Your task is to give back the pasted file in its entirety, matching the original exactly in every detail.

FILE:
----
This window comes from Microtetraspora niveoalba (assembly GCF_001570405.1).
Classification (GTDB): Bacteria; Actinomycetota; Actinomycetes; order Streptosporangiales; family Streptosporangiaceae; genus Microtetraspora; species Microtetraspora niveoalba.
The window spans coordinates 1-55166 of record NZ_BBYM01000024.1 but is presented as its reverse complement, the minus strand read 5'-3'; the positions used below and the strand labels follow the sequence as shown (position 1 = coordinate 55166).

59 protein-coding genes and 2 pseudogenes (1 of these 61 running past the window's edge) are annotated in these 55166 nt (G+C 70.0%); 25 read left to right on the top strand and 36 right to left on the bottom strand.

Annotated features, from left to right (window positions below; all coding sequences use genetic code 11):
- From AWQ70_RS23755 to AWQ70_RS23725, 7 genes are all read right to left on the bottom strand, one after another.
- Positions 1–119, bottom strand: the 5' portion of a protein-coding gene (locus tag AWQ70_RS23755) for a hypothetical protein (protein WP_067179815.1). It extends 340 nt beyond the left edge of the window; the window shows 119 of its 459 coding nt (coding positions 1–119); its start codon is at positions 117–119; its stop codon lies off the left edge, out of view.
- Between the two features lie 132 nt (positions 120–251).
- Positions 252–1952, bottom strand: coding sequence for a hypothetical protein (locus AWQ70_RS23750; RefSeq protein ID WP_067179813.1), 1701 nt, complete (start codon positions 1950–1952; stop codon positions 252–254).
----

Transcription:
This window comes from Microtetraspora niveoalba (assembly GCF_001570405.1).
Classification (GTDB): Bacteria; Actinomycetota; Actinomycetes; order Streptosporangiales; family Streptosporangiaceae; genus Microtetraspora; species Microtetraspora niveoalba.
The window spans coordinates 1-55166 of record NZ_BBYM01000024.1 but is presented as its reverse complement, the minus strand read 5'-3'; the positions used below and the strand labels follow the sequence as shown (position 1 = coordinate 55166).

59 protein-coding genes and 2 pseudogenes (1 of these 61 running past the window's edge) are annotated in these 55166 nt (G+C 70.0%); 25 read left to right on the top strand and 36 right to left on the bottom strand.

Annotated features, from left to right (window positions below; all coding sequences use genetic code 11):
- From AWQ70_RS23755 to AWQ70_RS23725, 7 genes are all read right to left on the bottom strand, one after another.
- Positions 1–119, bottom strand: the 5' portion of a protein-coding gene (locus tag AWQ70_RS23755) for a hypothetical protein (protein WP_067179815.1). It extends 340 nt beyond the left edge of the window; the window shows 119 of its 459 coding nt (coding positions 1–119); its start codon is at positions 117–119; its stop codon lies off the left edge, out of view.
- Between the two features lie 132 nt (positions 120–251).
- Positions 252–1952, bottom strand: coding sequence for a hypothetical protein (locus AWQ70_RS23750; RefSeq protein ID WP_067179813.1), 1701 nt, complete (start codon positions 1950–1952; stop codon positions 252–254).